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The endocrine system includes those organs of the body which produce hormones. It helps to regulate metabolism, growth and development, tissue function, and plays a part also in mood. The field of medicine that deals with disorders of endocrine glands is endocrinology.
The endocrine system is in contrast to the exocrine system, which secretes its chemicals using ducts. The endocrine system is an information signal system like the nervous system, yet its effects and mechanism are different.
The endocrine system's effects are slow to start, and long-lasting in their response. The nervous system sends information quickly, and responses are generally short lived. Hormones are complex chemicals released from endocrine tissue into the bloodstream where they travel to target tissues and trigger a response.
Features of endocrine glands are, in general, they have no ducts, they have a good blood supply, and usually they have vacuoles or granules inside their cells, storing their hormones.
- 1 Endocrine glands and the hormones they secrete
- 2 Related pages
- 3 References
- 4 Other websites
Endocrine glands and the hormones they secrete
Central nervous system
- Hypothalamus produces
- Thyrotropin-releasing hormone (TRH) Parvocellular neurosecretory neurons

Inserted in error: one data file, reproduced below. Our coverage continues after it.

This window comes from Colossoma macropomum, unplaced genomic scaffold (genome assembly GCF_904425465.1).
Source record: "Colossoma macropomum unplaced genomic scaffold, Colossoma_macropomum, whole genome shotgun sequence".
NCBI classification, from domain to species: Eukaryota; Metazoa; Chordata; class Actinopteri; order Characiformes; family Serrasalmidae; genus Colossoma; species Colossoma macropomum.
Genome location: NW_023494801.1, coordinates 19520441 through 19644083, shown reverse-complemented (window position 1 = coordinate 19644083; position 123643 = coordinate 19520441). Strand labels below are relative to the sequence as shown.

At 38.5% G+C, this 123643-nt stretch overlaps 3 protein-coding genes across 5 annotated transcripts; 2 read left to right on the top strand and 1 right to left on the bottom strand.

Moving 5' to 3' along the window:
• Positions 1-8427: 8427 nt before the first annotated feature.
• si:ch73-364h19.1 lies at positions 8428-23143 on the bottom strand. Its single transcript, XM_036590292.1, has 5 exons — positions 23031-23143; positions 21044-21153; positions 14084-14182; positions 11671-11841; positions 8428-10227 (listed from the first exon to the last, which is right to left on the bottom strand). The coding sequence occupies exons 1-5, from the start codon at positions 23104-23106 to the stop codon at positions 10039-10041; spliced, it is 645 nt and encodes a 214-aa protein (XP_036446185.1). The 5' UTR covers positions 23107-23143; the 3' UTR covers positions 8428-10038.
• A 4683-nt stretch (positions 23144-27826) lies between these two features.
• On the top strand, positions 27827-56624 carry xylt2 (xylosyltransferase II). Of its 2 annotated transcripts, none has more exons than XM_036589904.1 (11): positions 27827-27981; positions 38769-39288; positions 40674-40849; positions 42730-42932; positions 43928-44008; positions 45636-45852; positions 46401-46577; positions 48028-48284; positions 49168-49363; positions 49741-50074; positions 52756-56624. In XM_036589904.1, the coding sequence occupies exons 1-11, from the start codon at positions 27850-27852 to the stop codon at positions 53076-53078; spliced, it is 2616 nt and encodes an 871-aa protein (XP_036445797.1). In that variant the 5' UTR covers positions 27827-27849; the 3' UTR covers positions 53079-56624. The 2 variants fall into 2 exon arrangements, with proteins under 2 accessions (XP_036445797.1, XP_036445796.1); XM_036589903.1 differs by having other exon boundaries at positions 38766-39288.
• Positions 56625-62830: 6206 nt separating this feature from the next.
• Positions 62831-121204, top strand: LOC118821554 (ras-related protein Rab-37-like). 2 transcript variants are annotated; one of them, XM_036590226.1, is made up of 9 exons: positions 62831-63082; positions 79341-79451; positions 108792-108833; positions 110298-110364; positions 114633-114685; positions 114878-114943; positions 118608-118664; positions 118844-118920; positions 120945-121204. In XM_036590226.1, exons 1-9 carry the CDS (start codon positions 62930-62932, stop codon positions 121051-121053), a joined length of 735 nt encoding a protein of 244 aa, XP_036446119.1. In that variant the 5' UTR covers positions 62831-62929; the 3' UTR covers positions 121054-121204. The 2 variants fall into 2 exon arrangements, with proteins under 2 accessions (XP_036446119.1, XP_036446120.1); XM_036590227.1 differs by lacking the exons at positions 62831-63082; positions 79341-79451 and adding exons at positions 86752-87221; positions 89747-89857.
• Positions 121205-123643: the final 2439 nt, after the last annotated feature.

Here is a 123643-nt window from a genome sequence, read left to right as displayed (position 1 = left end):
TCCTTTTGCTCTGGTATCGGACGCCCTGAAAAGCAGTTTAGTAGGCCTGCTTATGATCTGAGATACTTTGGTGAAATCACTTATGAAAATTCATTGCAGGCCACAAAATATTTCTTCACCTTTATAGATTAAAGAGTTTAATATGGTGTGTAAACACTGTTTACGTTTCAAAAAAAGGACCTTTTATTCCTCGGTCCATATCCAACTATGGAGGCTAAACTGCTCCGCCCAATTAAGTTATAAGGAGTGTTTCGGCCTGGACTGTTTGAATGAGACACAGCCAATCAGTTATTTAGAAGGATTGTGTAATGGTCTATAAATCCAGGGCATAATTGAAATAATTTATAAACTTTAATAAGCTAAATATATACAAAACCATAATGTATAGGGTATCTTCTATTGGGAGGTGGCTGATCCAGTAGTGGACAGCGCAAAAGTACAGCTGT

- Gonadotropin-releasing hormone (GnRH) Neuroendocine cells of the Preoptic area
- Growth hormone-releasing hormone (GHRH) Neuroendocrine neurons of the Arcuate nucleus
- Corticotropin-releasing hormone (CRH) Parvocellular neurosecretory neurons
- Vasopressin Parvocellular neurosecretory neurons
- Somatostatin (SS; also GHIH, growth hormone-inhibiting hormone) Neuroendocrince cells of the Periventricular nucleus
- Prolactin inhibiting hormone or PIH or Dopamine (DA) Dopamine neurons of the arcuate nucleus
- Prolactin releasing hormone
- Pineal body produces
- Pituitary gland (hypophysis) produces
- Anterior pituitary lobe (adenohypophysis)
- Posterior pituitary lobe (neurohypophysis)
- Intermediate pituitary lobe (pars intermedia)
- Thyroid produces
- Parathyroid hormone PTH triggers an increase in blood calcium levels.
- Stomach produces
- Duodenum produces
- Liver produces
- Pancreas produces
- Kidney produces
- Adrenal glands
- Adrenal cortex produces
- Adrenal medulla produces
- Oestrous cycle
- Ovarian follicle/Corpus luteum
- Placenta (when a woman is pregnant)
- Uterus (when a woman is pregnant)
- Parathyroid produces
- Skin produces
- Vitamin D3 (calciferol)
- Heart produces
- Adipose tissue
- Bone marrow produces
- Collier Judith (2006). Oxford Handbook of Clinical Specialties 7th edn.. Oxford University Press. pp. 350 -351. .
- It derives from the Greek words endo meaning inside, within, and crinis for secrete.
- Journals Designed for Clinical Endocrinologists
- Islet cell antibody
- Binding of antibody to pancreas
|Adrenal gland - Corpus luteum - Hypothalamus - Ovaries - Pancreas - Parathyroid gland - Pineal gland - Pituitary gland - Testes - Thyroid gland - Hormone|